After getting married in 2013, we decided that Iceland would be our honeymoon destination. A few delays for the weddings of our great friends later, we were finally able to lock down two weeks in May and June of this year. A five hour direct flight from Toronto to Reykjavik, including two checked bags each, we packed up our camping gear, booked a rental car, obsessed over the route plan, and locked down an incredible journey that would take us around the country.
What’s it like this time of year?
The most frequent question I’ve been asked since returning. Iceland certainly has some wild weather patterns and diverse landscapes. Raining for a whole minute minute, in a thick fog an hour later, snowy mountain passes, intense wind. The temperatures remained below 15 degrees in the day and above 5 degrees at night. In 14 days, 10 of which were spent in a tent, we were only rained on for about an hour. Much of the trip was overcast, but we did manage some sweet tans on the handful of bluebird days and a bit of nice evening light. Speaking of which, May to June are some of the longest days in Iceland, with the sun setting close to 11:30pm, and rising around 3am. It was strange to be sleeping in a tent and going to bed while it was still light out. I don’t think we ever fully adjusted to that.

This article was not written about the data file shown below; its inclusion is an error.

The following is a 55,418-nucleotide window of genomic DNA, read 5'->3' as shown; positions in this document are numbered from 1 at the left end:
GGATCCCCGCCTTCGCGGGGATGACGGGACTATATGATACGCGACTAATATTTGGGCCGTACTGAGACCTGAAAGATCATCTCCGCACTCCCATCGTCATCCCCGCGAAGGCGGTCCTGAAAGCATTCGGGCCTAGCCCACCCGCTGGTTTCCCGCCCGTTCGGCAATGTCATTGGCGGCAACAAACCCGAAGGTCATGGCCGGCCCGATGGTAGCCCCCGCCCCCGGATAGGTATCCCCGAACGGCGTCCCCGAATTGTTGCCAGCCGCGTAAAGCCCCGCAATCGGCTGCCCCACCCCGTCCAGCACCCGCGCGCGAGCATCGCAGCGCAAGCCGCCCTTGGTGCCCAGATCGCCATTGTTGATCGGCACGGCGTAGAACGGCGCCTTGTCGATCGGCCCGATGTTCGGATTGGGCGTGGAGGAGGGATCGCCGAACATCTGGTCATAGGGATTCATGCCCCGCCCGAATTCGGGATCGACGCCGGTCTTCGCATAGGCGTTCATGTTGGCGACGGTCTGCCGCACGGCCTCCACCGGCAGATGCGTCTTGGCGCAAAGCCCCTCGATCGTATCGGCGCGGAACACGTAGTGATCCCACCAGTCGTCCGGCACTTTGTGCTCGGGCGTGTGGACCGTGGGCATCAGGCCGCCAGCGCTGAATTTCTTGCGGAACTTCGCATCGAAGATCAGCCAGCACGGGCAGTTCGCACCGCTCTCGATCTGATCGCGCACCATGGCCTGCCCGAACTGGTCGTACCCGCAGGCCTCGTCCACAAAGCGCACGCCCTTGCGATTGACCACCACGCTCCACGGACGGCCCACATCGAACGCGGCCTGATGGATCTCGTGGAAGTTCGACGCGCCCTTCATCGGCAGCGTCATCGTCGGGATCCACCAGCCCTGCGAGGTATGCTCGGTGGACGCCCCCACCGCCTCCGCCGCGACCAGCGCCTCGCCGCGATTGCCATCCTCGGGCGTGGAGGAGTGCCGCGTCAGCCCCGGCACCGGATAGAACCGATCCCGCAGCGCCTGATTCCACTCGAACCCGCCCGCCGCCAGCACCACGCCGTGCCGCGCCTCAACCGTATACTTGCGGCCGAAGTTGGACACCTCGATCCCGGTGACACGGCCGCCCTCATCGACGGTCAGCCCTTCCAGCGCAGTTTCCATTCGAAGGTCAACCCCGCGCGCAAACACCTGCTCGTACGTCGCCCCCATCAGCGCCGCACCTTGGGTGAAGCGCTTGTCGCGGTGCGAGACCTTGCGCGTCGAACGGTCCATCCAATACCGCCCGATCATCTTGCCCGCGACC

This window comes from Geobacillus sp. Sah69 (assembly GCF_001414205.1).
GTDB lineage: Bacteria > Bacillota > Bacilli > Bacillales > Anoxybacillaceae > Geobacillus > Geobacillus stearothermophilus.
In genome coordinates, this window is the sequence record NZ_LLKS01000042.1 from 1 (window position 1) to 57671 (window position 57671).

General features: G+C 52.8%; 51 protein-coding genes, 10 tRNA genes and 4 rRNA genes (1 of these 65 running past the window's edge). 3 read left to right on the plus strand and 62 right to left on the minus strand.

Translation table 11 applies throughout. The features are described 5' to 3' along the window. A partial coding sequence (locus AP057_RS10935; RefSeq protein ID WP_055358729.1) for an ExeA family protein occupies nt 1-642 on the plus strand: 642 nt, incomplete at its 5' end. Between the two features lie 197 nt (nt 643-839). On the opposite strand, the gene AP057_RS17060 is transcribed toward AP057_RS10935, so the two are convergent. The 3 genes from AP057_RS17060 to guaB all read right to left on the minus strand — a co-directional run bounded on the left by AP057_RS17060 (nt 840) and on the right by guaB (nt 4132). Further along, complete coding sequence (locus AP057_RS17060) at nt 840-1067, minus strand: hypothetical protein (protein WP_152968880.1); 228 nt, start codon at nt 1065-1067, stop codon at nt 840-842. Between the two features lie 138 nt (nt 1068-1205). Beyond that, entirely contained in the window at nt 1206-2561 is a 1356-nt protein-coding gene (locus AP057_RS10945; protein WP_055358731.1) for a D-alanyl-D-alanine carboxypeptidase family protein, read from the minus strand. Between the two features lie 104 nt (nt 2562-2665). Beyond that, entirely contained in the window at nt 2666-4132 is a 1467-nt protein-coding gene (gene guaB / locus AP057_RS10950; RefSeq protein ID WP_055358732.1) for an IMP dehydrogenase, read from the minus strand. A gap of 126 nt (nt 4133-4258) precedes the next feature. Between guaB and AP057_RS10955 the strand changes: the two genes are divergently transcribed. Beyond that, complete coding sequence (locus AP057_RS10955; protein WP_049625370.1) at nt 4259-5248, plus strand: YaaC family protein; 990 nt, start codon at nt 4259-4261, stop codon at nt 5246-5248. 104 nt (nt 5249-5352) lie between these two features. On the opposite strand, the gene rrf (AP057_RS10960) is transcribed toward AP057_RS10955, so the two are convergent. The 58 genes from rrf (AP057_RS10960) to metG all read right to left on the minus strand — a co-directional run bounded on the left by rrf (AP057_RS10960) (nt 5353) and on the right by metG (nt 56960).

The great struggle! This was to be our honeymoon after all. But I’m a photographer, and Iceland is a photographer’s paradise. It’s always a fine line to balance a vacation with the desire to get out an make great images in an incredible place. When it’s family first, you have to deal with the cards you’re dealt. You can’t hang out at a waterfall for an hour waiting on clouds to move, or be up at 2am when the sunrise and sunset might be firing, because you’ve got 300km of driving and 5 hours of hiking to do the following day, during normal people hours. So, you accept your cards and make the best images you can with the light you’ve got. Fortunately my wife enjoys the outdoors as much as I do and she’s willing to give me a few minutes to get a shot. I work better under pressure, bring on wedding season.
- Iceland has one main highway. Highway 1. Also known as the Ring Road. It’s 1,332 kilometers in length. We put 3,356 km on our rental car.
- I shot 3,081 photos on this not a photo trip. To be fair, Britt logged 1,041 on her iPhone.
- Hakarl (fermented shark meat) tastes like bleach. I was not impressed.
- There are campsites all over Iceland and I would highly recommend camping.
- There are suicide sheep (the local term) all over the country. Sheep outnumber humans 4:1. They love to run in front of your car.
- Speaking of cars, the speed limit never goes above 90 km/h and you must always drive with your headlights on. I finally remembered to do it on Day 12.
- ‘Hot pots’ are little geo-thermal swimming holes, like hot tubs, scattered across the country. Combine with a cold Einstök (Icelandic Micro-Brewery) for maximum enjoyment.
- I lost count of how many waterfalls we went to.
Enjoy this photo epic from Week 1 of the trip. Week 2 coming up next week.
Hiking in Hveragerði
Dyrhólaey & Vik
Skaftafell Glacier Hike
Jökulsárlón Glacier Lagoon
East Fjords and Folaldafoss
Selfoss and Dettifoss
Myvatn Nature Baths
Thanks Christina! Definitely a spot to put on your travel list 🙂 Hope everything is well with you guys. -Mike